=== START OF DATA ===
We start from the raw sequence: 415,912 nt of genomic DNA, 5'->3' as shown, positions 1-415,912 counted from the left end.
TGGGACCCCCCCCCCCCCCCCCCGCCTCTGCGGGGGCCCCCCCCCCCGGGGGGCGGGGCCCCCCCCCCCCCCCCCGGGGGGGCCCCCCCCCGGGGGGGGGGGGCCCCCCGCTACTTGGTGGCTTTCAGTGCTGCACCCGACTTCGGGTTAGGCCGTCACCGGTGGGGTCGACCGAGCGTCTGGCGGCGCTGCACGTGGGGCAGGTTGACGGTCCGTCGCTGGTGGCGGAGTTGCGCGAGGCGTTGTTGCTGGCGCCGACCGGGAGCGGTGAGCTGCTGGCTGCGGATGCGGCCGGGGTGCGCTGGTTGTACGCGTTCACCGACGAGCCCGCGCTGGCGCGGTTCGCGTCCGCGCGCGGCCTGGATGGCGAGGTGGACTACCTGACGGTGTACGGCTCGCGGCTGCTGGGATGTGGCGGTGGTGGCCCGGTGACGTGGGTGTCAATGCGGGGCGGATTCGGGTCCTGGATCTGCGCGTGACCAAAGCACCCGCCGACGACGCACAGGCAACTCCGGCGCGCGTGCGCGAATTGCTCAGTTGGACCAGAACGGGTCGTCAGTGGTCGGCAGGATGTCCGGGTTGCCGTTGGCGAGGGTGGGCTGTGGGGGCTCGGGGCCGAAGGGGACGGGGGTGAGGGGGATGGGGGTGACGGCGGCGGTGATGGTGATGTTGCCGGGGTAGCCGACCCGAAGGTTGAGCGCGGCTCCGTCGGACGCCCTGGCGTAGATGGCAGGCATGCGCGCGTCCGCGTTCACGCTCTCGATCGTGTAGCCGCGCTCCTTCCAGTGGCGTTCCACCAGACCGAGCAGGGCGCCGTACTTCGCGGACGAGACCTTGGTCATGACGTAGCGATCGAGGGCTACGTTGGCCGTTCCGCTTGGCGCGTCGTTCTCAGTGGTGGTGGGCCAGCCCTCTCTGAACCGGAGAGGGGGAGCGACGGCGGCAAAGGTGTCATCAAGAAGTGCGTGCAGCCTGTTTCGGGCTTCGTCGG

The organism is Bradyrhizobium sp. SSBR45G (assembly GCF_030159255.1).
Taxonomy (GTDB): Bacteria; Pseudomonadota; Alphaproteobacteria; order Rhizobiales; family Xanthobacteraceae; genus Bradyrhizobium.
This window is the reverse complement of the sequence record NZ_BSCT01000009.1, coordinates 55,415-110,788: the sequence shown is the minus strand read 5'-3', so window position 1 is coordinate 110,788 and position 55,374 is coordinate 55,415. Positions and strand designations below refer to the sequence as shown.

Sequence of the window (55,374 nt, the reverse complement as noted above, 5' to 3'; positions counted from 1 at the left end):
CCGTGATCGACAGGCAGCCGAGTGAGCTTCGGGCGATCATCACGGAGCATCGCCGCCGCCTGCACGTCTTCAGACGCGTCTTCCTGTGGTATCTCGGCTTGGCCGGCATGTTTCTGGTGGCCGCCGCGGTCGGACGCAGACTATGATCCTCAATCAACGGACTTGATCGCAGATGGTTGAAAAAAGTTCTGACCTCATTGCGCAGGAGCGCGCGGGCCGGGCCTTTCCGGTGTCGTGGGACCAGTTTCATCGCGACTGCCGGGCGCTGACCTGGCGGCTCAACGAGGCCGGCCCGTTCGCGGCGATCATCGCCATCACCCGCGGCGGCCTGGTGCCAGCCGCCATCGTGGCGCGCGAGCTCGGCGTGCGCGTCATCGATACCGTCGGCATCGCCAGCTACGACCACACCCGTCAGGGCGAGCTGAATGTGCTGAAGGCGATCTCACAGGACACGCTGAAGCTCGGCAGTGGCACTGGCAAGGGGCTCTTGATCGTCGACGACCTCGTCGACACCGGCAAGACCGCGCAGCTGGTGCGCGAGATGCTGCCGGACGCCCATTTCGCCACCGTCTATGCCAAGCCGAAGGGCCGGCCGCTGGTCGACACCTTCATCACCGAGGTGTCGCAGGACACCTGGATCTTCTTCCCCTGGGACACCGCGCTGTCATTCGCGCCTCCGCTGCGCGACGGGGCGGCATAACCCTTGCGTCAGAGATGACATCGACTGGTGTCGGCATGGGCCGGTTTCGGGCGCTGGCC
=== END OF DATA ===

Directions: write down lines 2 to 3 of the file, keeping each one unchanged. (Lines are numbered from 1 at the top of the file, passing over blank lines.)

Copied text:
TGGGACCCCCCCCCCCCCCCCCCGCCTCTGCGGGGGCCCCCCCCCCCGGGGGGCGGGGCCCCCCCCCCCCCCCCCGGGGGGGCCCCCCCCCGGGGGGGGGGGGCCCCCCGCTACTTGGTGGCTTTCAGTGCTGCACCCGACTTCGGGTTAGGCCGTCACCGGTGGGGTCGACCGAGCGTCTGGCGGCGCTGCACGTGGGGCAGGTTGACGGTCCGTCGCTGGTGGCGGAGTTGCGCGAGGCGTTGTTGCTGGCGCCGACCGGGAGCGGTGAGCTGCTGGCTGCGGATGCGGCCGGGGTGCGCTGGTTGTACGCGTTCACCGACGAGCCCGCGCTGGCGCGGTTCGCGTCCGCGCGCGGCCTGGATGGCGAGGTGGACTACCTGACGGTGTACGGCTCGCGGCTGCTGGGATGTGGCGGTGGTGGCCCGGTGACGTGGGTGTCAATGCGGGGCGGATTCGGGTCCTGGATCTGCGCGTGACCAAAGCACCCGCCGACGACGCACAGGCAACTCCGGCGCGCGTGCGCGAATTGCTCAGTTGGACCAGAACGGGTCGTCAGTGGTCGGCAGGATGTCCGGGTTGCCGTTGGCGAGGGTGGGCTGTGGGGGCTCGGGGCCGAAGGGGACGGGGGTGAGGGGGATGGGGGTGACGGCGGCGGTGATGGTGATGTTGCCGGGGTAGCCGACCCGAAGGTTGAGCGCGGCTCCGTCGGACGCCCTGGCGTAGATGGCAGGCATGCGCGCGTCCGCGTTCACGCTCTCGATCGTGTAGCCGCGCTCCTTCCAGTGGCGTTCCACCAGACCGAGCAGGGCGCCGTACTTCGCGGACGAGACCTTGGTCATGACGTAGCGATCGAGGGCTACGTTGGCCGTTCCGCTTGGCGCGTCGTTCTCAGTGGTGGTGGGCCAGCCCTCTCTGAACCGGAGAGGGGGAGCGACGGCGGCAAAGGTGTCATCAAGAAGTGCGTGCAGCCTGTTTCGGGCTTCGTCGG

The organism is Bradyrhizobium sp. SSBR45G (assembly GCF_030159255.1).